Employers should be careful before defaulting to Delaware choice of law for restrictive covenant agreements. Historically, Delaware law presented a good option, particular for Delaware entities. However, a series of court decisions out of that state have severely limited the advantages of that approach.
As we have written about previously, an increasing number of states, and Washington, D.C., have limited the circumstances under which employers can bind their employees to non-compete and similar agreements, particularly when low-wage workers (however defined) are involved. The courts, however, are not immune to the trend, as evidenced by the April 21, 2022 decision from the U.S. Third Circuit Court of Appeals, ADP, Inc. v. Levin. In that case, the Third Circuit affirmed a district court’s denial of a preliminary injunction against a senior executive who had resigned from his Chief Strategy Officer position at his prior employer, ADP, to take over the Chief Executive Officer position at rival Benefitfocus.
The Washington, D.C. Ban on Non-Compete Agreements Act of 2020 (D.C. Act) is on hold once again, this time due to emergency legislation signed by Mayor Muriel Bowser earlier this week. The new legislation pushes the D.C. Act’s effective date from April 1 to October 1, 2022. As reported here, the D.C. Act is one of the most comprehensive bans on employee non-competition restrictions to date. It not only prohibits post-separation non-competes for employees working within the District (consistent with what a handful of states, including California, already do), but also rejects common “anti-moonlighting” provisions that prevent employees from working for another employer, including a competitor, during their employment.
On March 3, 2022, President Joe Biden signed the “Ending Forced Arbitration of Sexual Assault and Sexual Harassment Act of 2021” (the Act) into law. Upon signing the bill, which had bipartisan Congressional support, President Biden proclaimed, “[w]hen it comes to sexual harassment and assault, forced arbitration shielded perpetrators, silenced survivors, enabled employers to sweep episodes of sexual assault harassment under the rug and it kept survivors from knowing if others have experienced the same thing in the same workplace, at the hands of the same person.”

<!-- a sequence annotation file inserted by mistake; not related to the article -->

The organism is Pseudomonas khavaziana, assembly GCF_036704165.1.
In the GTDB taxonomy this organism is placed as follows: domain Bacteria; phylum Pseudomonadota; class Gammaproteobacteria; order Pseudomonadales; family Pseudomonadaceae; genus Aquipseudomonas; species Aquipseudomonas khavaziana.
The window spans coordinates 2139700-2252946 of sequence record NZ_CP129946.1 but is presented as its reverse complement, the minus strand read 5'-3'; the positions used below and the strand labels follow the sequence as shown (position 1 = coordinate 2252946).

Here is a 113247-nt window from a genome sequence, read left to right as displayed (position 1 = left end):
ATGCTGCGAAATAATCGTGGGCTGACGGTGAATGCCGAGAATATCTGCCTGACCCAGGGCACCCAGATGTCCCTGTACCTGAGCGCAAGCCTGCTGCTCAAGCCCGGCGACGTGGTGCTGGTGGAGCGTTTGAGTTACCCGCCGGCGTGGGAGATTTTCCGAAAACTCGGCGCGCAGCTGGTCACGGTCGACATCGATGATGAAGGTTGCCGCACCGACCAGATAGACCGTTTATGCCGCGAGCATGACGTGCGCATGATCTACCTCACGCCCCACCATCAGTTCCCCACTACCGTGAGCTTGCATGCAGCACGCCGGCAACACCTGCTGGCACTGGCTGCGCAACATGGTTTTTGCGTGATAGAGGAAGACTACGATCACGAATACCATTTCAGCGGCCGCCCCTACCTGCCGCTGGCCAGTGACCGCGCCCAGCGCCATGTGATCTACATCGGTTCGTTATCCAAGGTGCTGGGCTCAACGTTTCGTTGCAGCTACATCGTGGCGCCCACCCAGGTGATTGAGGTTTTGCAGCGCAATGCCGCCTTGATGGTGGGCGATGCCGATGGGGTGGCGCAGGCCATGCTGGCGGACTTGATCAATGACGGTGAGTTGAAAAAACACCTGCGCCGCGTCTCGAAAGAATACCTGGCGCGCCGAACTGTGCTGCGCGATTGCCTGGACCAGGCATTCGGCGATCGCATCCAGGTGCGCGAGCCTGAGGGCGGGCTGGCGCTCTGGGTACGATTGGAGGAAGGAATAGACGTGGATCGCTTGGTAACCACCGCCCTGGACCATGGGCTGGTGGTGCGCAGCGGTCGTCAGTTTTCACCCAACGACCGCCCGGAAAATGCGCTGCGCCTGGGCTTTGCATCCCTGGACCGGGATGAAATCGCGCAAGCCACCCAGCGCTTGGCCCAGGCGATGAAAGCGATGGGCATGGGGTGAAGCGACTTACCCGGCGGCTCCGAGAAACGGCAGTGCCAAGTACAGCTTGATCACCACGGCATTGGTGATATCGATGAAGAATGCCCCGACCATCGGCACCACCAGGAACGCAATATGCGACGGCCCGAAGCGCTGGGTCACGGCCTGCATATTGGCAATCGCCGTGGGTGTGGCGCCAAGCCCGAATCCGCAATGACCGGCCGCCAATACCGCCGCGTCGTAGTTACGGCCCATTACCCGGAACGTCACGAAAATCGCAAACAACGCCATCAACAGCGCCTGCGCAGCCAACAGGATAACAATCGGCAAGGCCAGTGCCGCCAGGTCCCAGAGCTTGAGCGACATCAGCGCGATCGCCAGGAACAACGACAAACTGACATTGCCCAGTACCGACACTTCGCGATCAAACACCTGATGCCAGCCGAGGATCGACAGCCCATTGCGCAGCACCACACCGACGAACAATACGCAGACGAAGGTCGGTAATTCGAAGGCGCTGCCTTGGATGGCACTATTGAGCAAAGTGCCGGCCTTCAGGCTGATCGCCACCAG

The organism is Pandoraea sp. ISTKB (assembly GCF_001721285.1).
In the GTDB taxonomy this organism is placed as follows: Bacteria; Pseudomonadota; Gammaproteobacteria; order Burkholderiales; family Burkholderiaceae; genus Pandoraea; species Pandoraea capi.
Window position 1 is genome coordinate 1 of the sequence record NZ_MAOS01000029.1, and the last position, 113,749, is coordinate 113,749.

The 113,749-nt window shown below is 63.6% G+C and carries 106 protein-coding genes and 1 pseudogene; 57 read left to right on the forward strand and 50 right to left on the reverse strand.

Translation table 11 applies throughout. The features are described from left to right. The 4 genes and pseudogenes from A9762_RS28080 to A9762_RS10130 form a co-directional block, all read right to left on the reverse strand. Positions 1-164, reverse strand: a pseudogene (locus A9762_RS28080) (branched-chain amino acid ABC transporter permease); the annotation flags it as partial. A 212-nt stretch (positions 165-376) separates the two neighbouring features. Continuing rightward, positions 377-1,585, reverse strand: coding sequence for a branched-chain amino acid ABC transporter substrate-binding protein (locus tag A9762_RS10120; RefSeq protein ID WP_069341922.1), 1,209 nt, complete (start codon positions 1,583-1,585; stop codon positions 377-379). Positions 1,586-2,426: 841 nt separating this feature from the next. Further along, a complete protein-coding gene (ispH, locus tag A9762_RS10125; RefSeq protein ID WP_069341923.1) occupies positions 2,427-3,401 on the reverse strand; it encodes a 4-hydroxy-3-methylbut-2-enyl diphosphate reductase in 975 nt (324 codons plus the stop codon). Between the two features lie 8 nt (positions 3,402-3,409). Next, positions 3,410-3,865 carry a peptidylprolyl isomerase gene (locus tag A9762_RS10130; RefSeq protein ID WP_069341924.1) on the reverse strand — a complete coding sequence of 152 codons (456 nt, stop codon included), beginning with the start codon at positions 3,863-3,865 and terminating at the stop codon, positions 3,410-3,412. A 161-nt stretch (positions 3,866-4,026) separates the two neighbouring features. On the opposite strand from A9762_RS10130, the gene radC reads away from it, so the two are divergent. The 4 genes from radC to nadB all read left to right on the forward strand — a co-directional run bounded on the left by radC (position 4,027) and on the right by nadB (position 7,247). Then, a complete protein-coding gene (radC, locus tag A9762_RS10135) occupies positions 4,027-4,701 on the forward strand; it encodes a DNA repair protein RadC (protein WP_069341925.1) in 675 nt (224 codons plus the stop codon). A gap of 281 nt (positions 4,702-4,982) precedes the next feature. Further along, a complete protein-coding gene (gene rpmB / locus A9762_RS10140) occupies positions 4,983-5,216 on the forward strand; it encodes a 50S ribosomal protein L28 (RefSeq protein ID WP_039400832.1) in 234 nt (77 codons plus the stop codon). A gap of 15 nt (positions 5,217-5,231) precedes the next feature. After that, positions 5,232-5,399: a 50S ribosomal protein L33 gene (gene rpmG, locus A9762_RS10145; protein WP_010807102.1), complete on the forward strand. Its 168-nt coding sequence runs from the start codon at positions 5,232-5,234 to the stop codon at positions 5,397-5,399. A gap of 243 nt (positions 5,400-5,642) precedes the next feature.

On August 11, 2021, the City of Philadelphia announced that in order to curb the spread of the Delta variant of COVID-19, it would be reintroducing certain mask requirements throughout the city.
As part of “a whole-of-government effort to promote competition in the American economy,” President Biden’s July 9 Executive Order on Promoting Competition in the American Economy encourages the Federal Trade Commission to ban or limit non-compete agreements. In doing so, President Biden continues — and potentially accelerates — what to date has been a piecemeal effort conducted almost exclusively at the state level to limit, and in some cases prohibit, the use of non-competes, particularly for low-wage workers.